Ian Tan on storytelling, loss and the promise of imagination.
Mohamed Latiff Mohamed, Lost Nostalgia (Ethos Books, 2017), 198 pp.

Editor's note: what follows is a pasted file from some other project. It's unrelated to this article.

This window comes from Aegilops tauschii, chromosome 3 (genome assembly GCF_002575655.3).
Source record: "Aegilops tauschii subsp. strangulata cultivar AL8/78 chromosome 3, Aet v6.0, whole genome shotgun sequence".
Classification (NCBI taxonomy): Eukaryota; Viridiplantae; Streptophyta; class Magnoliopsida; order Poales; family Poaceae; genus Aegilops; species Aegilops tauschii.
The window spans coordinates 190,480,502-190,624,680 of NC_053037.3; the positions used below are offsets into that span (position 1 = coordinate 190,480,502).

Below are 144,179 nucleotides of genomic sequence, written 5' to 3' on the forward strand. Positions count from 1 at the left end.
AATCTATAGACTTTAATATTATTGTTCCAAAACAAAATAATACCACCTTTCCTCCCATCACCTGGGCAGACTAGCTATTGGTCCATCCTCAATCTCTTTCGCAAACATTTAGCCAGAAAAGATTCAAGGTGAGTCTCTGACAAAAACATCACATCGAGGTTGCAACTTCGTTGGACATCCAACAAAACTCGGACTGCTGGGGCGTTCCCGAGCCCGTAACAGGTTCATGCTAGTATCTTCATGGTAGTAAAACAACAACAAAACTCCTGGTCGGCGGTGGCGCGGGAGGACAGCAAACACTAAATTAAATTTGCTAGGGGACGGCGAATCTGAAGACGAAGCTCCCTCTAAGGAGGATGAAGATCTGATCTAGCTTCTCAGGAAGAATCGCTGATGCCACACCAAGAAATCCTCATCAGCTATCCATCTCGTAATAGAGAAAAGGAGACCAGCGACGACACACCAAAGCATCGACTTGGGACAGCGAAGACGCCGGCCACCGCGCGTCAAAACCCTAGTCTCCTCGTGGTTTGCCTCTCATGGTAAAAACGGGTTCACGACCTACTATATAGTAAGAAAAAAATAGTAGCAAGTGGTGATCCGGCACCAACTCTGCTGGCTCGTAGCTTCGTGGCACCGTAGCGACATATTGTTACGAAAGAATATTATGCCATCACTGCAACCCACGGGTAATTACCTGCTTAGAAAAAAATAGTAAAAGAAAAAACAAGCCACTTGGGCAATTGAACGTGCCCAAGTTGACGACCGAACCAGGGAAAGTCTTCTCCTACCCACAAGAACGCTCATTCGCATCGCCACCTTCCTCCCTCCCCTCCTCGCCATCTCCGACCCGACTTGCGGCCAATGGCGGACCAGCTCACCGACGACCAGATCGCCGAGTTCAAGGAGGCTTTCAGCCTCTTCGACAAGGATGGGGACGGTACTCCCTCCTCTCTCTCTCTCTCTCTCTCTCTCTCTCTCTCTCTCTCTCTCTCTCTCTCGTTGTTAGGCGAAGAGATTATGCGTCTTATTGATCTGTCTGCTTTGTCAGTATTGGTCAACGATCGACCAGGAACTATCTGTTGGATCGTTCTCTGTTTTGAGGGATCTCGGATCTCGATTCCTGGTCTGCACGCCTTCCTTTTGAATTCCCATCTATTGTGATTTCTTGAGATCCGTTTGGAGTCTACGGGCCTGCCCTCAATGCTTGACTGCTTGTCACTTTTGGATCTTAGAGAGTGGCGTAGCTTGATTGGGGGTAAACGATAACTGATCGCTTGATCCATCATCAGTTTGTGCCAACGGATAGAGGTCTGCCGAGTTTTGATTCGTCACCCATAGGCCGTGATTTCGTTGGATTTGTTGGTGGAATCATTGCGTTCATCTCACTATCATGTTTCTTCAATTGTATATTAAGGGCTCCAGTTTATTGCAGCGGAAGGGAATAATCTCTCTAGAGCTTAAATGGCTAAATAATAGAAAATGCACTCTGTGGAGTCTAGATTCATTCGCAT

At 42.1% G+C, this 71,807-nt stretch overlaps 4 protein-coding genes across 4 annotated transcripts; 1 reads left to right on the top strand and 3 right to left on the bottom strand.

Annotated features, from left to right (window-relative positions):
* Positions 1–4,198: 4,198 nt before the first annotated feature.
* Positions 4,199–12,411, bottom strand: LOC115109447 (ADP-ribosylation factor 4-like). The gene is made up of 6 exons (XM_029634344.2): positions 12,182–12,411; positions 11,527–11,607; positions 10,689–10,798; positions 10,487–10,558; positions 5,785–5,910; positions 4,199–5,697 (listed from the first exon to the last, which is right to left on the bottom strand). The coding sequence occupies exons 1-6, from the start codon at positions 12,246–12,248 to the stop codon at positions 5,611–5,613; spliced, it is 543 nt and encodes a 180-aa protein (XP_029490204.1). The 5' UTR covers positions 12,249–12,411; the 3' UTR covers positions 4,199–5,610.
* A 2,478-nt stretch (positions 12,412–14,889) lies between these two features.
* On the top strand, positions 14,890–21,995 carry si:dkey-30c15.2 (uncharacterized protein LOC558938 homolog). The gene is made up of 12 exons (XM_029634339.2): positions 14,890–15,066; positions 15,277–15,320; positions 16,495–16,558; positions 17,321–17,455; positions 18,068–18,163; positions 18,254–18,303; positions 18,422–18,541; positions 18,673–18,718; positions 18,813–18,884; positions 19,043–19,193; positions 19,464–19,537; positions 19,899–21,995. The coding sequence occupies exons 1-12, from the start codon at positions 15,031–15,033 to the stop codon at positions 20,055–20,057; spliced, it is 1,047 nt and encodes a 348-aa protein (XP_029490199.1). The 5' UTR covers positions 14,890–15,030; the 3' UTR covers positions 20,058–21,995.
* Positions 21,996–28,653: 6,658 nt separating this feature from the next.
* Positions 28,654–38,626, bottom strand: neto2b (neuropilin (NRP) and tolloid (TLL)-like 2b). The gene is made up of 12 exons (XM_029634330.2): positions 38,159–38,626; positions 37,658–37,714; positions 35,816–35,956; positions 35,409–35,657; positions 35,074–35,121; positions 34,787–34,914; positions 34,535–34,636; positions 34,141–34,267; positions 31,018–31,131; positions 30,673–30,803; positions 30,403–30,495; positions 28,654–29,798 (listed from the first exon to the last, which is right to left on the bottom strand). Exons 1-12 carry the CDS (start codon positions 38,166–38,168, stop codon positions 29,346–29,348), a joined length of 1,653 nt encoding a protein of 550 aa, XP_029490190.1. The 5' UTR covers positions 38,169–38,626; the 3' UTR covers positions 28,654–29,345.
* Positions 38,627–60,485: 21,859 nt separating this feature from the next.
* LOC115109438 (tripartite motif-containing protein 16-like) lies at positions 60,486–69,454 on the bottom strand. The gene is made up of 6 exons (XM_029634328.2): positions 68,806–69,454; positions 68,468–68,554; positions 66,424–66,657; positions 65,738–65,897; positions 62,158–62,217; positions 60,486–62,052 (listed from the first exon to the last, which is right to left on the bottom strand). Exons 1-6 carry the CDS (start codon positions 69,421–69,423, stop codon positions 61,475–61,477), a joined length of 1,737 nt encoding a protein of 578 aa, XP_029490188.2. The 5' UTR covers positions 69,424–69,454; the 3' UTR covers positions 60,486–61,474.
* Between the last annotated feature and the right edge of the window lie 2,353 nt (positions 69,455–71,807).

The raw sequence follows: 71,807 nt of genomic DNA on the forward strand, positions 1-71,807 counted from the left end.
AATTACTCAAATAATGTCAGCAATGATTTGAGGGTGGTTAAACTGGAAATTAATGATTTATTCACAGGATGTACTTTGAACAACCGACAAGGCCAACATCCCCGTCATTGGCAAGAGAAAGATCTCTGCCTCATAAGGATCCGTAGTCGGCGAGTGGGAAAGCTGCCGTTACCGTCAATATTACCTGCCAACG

In his essay The Storyteller: Reflections on the Works of Nikolai Leskov, philosopher Walter Benjamin presents the reader with an arresting image of the storyteller: “His gift is the ability to relate his life; his distinction, to be able to tell his entire life. The storyteller: he is the man who could let the wick of his life be consumed completely by the gentle flame of his story.” Proceeding not from an alienated mode of discourse, which sacrifices authenticity for aesthetic artifice, the storyteller uses narrative to distil the essence of life as lived and suffered by him. The act of storytelling cannot be divorced from the joy and burden of experience as it presses upon the storyteller in the form of his tale; indeed, the story becomes transmissible at the moment when his words body forth a difficult yet necessary understanding of the relationship between narrative and existence, literature and life. In this act, teller and listener are brought together by the proximity of an irreplaceable, unreproducible event, for no act of storytelling leaves speaker and hearer unchanged by the experience. Benjamin stresses the connection between spirituality and physicality inherent in the momentum the storyteller accrues not only by the significance of the tale, but also in the very act of telling: “with these words [of the story], soul, eye, and hand are brought into connection.” The art of storytelling thus signifies a Wagnerian Gesamtkunstwerk in which the impulses of theatre, music and literature are wedded to one another, and where the storyteller cannot be separated from the aesthetics and morality of his tale. To paraphrase from “Among School Children,” William Butler Yeats’ great poem of the artistic transfiguration of existence, nobody can tell the dancer from the dance.